[Distutils] Installing packages using pip

Erik Bray erik.m.bray at gmail.com
Mon Dec 7 16:25:03 EST 2015

On Fri, Nov 13, 2015 at 3:09 PM, Nathaniel Smith <njs at pobox.com> wrote:
> On Nov 13, 2015 12:00 PM, "Alexander Walters" <tritium-list at sdamon.com>
> wrote:
>> import pip
>> pip.install(PACKAGESPEC)
>> something like that?
> This would be extremely handy if it could be made to work reliably... But
> I'm skeptical about whether it can be made to work reliably. Consider all
> the fun things that could happen once you start upgrading packages while
> python is running, and might e.g. have half of an upgraded package already
> loaded into memory. It's like the reloading problem but even more so.

Sorry to resurrect an old thread, but I have an idea about how to do
this somewhat safely, at least insofar as the running interpreter is
concerned.  It's still a terrible idea.  Not such a terrible idea in
principle, but as a practical matter in the context of Python it's
probably a bad idea because it uses yet-another-.pth-hack.

Consider a "partial install", wherein pip installs all files into a
non-imported subdirectory of the target site-packages, along with a
.pth file.  This distribution is then considered "partially installed"
in that the files are their (whether extracted from a wheel, or
installed via distutils and the appropriate --root option or similar).
For example, consider running

>>> pip.install('requests')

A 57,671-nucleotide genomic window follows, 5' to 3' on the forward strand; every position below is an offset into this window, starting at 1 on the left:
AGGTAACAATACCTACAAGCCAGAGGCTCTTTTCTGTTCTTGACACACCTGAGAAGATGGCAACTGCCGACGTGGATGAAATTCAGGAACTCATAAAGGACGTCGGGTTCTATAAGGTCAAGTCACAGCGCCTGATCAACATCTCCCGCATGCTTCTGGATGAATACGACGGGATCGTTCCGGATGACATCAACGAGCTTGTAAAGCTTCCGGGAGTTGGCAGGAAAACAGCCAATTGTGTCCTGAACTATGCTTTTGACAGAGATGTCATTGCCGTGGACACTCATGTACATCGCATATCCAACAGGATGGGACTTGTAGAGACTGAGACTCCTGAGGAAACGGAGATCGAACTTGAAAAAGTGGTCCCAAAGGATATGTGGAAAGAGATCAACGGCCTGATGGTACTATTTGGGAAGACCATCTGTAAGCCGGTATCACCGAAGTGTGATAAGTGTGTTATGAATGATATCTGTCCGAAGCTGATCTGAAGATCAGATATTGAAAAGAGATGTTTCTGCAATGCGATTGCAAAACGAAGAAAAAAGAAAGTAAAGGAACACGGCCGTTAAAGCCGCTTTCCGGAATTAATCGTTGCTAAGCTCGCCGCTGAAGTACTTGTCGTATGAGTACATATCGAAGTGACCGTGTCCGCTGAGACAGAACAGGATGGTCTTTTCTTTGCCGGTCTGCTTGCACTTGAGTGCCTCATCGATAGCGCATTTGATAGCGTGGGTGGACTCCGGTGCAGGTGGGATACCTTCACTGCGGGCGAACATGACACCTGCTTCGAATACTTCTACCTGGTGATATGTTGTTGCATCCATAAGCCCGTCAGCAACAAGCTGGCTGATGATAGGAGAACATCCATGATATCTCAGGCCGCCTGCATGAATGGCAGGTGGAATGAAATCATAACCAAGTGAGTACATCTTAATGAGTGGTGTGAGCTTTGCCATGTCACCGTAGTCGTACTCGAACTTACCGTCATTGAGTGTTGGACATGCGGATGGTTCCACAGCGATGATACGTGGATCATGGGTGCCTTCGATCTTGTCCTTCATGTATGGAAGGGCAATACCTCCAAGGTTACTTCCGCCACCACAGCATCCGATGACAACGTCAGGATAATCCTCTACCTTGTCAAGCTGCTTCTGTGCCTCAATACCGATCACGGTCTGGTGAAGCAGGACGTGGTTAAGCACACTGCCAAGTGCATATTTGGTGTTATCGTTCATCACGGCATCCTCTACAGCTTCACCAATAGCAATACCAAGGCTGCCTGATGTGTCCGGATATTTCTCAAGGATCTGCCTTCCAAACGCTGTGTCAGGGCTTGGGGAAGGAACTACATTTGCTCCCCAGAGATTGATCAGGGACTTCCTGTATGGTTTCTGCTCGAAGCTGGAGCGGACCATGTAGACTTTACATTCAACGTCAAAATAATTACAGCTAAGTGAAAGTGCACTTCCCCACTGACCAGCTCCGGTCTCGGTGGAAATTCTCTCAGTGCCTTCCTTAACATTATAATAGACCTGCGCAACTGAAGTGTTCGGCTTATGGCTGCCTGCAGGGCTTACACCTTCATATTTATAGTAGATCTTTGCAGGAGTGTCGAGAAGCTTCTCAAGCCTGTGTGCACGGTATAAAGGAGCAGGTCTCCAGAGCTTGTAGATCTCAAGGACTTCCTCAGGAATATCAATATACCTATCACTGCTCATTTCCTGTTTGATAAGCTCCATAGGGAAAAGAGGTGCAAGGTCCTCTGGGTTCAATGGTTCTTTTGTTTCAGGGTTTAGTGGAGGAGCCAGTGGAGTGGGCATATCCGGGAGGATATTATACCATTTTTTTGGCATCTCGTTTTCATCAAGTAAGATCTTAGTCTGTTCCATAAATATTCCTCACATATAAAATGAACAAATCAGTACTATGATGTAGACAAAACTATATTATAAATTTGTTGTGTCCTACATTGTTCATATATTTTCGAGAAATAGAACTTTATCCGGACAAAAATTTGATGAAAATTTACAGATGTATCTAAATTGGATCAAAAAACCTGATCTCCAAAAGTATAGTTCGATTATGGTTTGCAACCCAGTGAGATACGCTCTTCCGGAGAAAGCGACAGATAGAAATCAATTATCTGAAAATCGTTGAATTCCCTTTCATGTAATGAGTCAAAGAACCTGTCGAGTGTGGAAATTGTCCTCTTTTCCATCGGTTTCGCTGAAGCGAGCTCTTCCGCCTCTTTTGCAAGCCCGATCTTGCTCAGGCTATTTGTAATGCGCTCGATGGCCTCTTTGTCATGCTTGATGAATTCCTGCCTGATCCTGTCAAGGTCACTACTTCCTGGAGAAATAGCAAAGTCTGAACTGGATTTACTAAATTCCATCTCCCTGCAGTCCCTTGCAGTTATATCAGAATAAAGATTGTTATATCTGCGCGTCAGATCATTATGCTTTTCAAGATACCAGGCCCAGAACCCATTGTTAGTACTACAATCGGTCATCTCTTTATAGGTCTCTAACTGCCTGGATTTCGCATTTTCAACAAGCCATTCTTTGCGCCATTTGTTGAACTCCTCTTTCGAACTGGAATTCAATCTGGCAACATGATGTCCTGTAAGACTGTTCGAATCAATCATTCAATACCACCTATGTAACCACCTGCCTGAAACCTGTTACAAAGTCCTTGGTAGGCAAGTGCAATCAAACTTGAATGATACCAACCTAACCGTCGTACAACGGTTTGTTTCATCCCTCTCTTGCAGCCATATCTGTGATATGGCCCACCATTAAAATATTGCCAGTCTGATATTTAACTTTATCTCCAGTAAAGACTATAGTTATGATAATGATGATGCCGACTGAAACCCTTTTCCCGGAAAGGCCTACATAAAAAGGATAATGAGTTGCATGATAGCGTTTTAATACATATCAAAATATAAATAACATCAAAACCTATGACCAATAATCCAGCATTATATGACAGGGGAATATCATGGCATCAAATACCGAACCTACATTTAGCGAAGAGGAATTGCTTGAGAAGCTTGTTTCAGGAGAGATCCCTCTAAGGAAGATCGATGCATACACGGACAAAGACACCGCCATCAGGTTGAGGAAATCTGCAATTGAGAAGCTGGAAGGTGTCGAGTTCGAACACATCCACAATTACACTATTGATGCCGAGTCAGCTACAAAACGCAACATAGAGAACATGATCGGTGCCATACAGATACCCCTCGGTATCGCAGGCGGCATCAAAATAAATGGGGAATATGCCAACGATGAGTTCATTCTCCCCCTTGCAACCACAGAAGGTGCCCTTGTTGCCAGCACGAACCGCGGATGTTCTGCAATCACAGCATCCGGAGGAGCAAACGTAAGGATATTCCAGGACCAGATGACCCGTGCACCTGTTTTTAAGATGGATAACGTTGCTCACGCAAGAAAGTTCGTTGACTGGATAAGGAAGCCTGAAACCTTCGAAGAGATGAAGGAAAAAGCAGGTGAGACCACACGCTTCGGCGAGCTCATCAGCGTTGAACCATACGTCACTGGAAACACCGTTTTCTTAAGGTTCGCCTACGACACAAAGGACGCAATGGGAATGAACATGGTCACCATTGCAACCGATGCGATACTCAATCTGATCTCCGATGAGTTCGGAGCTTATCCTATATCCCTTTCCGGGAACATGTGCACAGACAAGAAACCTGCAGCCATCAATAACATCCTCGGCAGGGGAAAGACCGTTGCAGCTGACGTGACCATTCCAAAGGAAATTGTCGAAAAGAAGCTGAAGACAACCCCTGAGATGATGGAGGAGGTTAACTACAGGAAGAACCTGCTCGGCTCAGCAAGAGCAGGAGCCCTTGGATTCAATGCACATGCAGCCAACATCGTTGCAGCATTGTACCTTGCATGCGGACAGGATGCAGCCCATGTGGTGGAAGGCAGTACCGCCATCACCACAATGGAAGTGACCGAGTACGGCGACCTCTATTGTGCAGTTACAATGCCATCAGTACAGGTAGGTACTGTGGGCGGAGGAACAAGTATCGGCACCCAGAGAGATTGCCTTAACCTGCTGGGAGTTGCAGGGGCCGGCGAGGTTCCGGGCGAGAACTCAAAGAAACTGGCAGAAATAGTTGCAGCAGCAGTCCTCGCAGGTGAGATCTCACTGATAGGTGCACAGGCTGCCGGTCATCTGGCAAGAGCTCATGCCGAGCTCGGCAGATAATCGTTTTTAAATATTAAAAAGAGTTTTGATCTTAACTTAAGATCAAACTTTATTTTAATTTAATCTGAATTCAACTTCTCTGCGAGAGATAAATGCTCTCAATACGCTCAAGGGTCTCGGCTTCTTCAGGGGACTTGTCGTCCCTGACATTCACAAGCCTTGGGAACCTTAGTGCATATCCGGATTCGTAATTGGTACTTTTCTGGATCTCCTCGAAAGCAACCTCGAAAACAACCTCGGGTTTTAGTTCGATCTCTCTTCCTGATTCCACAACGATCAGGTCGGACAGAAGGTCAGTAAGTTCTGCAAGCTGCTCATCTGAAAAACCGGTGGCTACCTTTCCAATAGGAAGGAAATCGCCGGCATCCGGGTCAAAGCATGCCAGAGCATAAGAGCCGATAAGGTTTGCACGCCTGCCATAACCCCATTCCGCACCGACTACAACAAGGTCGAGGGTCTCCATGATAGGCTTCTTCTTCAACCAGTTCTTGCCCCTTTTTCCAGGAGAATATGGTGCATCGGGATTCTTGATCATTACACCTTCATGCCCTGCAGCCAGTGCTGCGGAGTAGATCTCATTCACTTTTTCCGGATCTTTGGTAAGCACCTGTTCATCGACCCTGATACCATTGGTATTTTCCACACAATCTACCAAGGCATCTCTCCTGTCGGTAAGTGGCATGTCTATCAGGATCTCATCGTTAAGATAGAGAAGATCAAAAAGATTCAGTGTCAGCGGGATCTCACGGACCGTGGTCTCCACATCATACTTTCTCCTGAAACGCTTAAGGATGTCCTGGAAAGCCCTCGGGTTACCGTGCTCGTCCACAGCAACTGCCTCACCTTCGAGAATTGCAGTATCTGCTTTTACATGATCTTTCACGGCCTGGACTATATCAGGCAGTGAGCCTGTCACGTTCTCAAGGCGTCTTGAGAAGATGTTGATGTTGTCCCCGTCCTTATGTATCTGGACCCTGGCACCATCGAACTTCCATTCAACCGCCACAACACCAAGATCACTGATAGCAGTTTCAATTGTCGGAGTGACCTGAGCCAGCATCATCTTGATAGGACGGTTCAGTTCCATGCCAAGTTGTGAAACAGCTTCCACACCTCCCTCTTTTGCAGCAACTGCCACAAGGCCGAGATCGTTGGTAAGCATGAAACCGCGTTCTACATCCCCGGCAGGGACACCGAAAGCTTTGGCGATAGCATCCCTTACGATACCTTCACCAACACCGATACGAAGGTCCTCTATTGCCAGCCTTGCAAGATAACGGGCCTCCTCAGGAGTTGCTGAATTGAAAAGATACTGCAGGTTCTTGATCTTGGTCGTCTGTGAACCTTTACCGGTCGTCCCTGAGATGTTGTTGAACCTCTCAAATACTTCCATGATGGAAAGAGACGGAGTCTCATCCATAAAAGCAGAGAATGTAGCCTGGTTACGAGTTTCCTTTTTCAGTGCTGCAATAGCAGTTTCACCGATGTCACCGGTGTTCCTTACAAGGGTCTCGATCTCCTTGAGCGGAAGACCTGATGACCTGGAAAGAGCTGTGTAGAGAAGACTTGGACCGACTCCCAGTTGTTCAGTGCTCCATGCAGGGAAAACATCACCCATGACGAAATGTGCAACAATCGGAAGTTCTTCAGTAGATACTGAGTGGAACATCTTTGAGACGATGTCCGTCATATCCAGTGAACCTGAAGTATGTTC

It would be up to the pip.install() command to determine whether or
not the requests distribution was already installed.  If it's not
install it would proceed as normal.  For now I'm assuming the user
would still have to manually run `import requests` after this.
Auto-import would be nice, but is a separate issue.

Now, if requests were already installed and imported we don't want to
clobber the existing requests running in the interpreter.  pip would
install install into the relevant site-packages:


The .part/ directory contains the results of the partial installation
(for example the contents of the wheel, for wheel installs).  The
.part.pth file is trickier, but could be something like this:

$ cat requests-2.8.1.part.pth
import inspect, shutil, sys, os, atexit;p =
inspect.currentframe().f_locals['sitedir'];part = os.path.join(p,
'requests-2.8.1.part');files = os.path.isdir(part) and
os.listdir(part);files and list(map(lambda s, d, f:
(sys.modules['shutil'].rmtree(os.path.join(d, f),
sys.modules['shutil'].move(os.path.join(s, f), os.path.join(d, f))),
[part] * len(files), [p] * len(files), files));os.rmdir(part);pth =
part + '.pth';os.path.isfile(pth) and atexit.register(os.unlink,

This rifles through the contents of requests.2.8.1.part, deletes any
existing directories in the parent site-packages of the same name,
completes the install by moving the contents of the .part/ directory
into the correct location and then deletes the .part/ directory.  The
.part.pth later deletes itself.

By the time the user restarts the interpreter and runs `import
requests` this will be completed.  Obvious it would have to be
communicated to the user that to upgrade an existing package they will
have to restart the interpreter which is less than ideal, but relates
to a deeper limitation of Python that they should get used to anyways.
At least this would enable in-process installs/upgrades.

There are of course all kinds of problems with this solution too.  It
should perhaps only work in a virtualenv and/or .local site-packages
(or at least somewhere that the user will have write permissions on
the next interpreter run), and probably other error handling too.  The
above .pth file could also be simplified by invoking a function in pip
to complete any partial installs.


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